With election season ramping up across the country, local election officials are happy to see a new change in federal policy.
The FBI announced last week that the agency is working toward a commitment to notify state officials if election systems have been breached.
Chris Chambless is the supervisor of elections in Clay County, but he’s also part of the Government Coordinating Council for the Election Infrastructure Subsector. He says that was created to set up policy in case there’s a cyber security issue in regards to elections.
“Really it’s about notification and how to recover from an incident,” Chambless says.
He says looking back at the 2016 election and how certain government entities were kept in the dark about certain threats, it’s a good thing that the federal government is taking steps in the right direction.
“All of the sate, local, tribal territory entities will be able to, hopefully, make use of that information sooner rather than later,” Chambless says.
He says election officials across the state have been in touch with various agencies and departments to come up with a solution for keeping information private as electronic hacking has become more prevalent. All those government entities are well aware of the threat right now, Chambless says.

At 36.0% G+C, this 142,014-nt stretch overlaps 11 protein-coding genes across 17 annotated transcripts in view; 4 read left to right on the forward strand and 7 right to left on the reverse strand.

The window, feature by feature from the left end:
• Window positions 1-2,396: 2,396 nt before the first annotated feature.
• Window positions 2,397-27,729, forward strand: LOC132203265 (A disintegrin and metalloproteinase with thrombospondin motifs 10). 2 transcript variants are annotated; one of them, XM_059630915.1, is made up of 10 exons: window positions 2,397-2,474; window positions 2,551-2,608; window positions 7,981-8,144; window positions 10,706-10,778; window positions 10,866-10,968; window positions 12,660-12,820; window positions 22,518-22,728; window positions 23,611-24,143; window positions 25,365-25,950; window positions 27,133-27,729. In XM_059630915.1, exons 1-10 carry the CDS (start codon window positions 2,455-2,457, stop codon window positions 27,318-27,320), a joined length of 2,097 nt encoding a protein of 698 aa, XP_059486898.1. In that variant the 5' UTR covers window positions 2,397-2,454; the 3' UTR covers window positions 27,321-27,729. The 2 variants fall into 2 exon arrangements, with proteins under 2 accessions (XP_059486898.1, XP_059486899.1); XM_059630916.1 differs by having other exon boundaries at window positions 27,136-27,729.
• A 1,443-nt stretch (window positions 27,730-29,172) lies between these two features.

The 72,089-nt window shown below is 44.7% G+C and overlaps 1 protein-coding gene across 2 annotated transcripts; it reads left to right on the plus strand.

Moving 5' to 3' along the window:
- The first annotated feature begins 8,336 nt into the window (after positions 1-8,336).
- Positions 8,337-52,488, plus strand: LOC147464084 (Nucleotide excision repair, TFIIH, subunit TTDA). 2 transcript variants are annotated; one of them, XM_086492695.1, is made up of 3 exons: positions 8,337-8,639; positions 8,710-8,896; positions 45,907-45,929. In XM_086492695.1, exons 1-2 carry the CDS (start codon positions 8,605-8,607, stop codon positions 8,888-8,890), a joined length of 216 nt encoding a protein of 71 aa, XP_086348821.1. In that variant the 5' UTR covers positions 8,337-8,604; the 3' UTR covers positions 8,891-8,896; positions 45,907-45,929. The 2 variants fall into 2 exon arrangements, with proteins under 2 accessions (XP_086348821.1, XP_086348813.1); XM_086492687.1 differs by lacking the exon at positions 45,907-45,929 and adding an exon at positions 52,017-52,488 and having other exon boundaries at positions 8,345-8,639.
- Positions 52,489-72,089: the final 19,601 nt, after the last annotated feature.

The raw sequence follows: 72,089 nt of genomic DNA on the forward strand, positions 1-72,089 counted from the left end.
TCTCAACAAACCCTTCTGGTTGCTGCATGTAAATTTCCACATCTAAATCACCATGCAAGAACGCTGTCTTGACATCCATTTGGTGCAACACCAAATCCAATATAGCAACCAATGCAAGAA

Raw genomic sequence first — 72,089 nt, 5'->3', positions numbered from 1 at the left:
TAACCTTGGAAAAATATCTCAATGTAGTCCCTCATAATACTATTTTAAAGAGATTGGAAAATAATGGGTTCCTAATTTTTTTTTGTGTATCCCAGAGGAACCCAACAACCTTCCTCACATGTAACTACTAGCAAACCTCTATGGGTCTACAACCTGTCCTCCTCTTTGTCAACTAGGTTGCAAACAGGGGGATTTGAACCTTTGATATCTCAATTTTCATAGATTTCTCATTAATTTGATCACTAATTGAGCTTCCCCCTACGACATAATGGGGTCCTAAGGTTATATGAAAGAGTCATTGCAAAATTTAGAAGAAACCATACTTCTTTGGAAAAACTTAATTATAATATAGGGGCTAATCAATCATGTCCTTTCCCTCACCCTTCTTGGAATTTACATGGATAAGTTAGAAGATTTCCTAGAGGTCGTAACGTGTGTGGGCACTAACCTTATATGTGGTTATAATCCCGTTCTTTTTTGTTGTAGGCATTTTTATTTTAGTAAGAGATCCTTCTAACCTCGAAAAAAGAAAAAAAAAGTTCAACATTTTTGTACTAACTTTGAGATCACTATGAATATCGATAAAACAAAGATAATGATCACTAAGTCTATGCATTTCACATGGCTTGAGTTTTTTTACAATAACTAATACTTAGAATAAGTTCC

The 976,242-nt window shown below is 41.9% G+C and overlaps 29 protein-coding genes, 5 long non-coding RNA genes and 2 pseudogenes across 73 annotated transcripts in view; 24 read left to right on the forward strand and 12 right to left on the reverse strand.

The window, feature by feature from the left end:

“We are focused on coming together as a community to strengthen and to make our systems more resilient to this type of attack,” he says.
The threat is out there, but Chambless says the new policy changes at the federal level aren’t related to any specific threat. He says it’s a good thing that the government is being proactive before another situation comes up.
“I think it’s important for everyone to realize tabulation systems are never connected to the internet,” Chambless says.
He says Florida is a paper-based state, and that protects a lot of information from cyber activity.
The federal policy change simply means more people will be aware when something happens, and the systems are in place to address a problem if needed.